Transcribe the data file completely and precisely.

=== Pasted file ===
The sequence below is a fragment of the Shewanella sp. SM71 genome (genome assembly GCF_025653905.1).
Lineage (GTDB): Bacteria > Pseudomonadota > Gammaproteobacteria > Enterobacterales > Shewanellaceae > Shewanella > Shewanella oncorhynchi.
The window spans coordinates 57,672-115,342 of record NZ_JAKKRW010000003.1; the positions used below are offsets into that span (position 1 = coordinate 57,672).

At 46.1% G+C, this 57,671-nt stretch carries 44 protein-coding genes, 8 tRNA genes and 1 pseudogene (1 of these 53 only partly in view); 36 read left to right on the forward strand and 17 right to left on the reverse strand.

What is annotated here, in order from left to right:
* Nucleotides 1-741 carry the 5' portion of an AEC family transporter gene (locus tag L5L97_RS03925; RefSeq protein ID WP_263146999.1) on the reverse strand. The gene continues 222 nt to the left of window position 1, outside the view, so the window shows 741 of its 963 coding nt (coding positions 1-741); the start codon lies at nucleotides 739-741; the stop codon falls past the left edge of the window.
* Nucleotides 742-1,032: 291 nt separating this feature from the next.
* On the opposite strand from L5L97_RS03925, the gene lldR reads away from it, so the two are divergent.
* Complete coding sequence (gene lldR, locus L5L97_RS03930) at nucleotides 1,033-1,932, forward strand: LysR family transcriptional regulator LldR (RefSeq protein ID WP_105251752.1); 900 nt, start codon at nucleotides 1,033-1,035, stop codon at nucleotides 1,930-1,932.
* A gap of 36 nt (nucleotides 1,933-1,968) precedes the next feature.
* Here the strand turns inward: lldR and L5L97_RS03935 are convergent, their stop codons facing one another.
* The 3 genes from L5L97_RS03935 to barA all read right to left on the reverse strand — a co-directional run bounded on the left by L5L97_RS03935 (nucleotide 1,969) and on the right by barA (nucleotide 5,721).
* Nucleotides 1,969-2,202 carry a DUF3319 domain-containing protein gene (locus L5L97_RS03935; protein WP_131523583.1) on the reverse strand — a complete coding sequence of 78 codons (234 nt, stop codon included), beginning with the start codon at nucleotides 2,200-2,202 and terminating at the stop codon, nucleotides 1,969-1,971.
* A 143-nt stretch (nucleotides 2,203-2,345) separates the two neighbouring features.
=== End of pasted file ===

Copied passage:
The sequence below is a fragment of the Shewanella sp. SM71 genome (genome assembly GCF_025653905.1).
Lineage (GTDB): Bacteria > Pseudomonadota > Gammaproteobacteria > Enterobacterales > Shewanellaceae > Shewanella > Shewanella oncorhynchi.
The window spans coordinates 57,672-115,342 of record NZ_JAKKRW010000003.1; the positions used below are offsets into that span (position 1 = coordinate 57,672).

At 46.1% G+C, this 57,671-nt stretch carries 44 protein-coding genes, 8 tRNA genes and 1 pseudogene (1 of these 53 only partly in view); 36 read left to right on the forward strand and 17 right to left on the reverse strand.

What is annotated here, in order from left to right:
* Nucleotides 1-741 carry the 5' portion of an AEC family transporter gene (locus tag L5L97_RS03925; RefSeq protein ID WP_263146999.1) on the reverse strand. The gene continues 222 nt to the left of window position 1, outside the view, so the window shows 741 of its 963 coding nt (coding positions 1-741); the start codon lies at nucleotides 739-741; the stop codon falls past the left edge of the window.
* Nucleotides 742-1,032: 291 nt separating this feature from the next.
* On the opposite strand from L5L97_RS03925, the gene lldR reads away from it, so the two are divergent.
* Complete coding sequence (gene lldR, locus L5L97_RS03930) at nucleotides 1,033-1,932, forward strand: LysR family transcriptional regulator LldR (RefSeq protein ID WP_105251752.1); 900 nt, start codon at nucleotides 1,033-1,035, stop codon at nucleotides 1,930-1,932.
* A gap of 36 nt (nucleotides 1,933-1,968) precedes the next feature.
* Here the strand turns inward: lldR and L5L97_RS03935 are convergent, their stop codons facing one another.
* The 3 genes from L5L97_RS03935 to barA all read right to left on the reverse strand — a co-directional run bounded on the left by L5L97_RS03935 (nucleotide 1,969) and on the right by barA (nucleotide 5,721).
* Nucleotides 1,969-2,202 carry a DUF3319 domain-containing protein gene (locus L5L97_RS03935; protein WP_131523583.1) on the reverse strand — a complete coding sequence of 78 codons (234 nt, stop codon included), beginning with the start codon at nucleotides 2,200-2,202 and terminating at the stop codon, nucleotides 1,969-1,971.
* A 143-nt stretch (nucleotides 2,203-2,345) separates the two neighbouring features.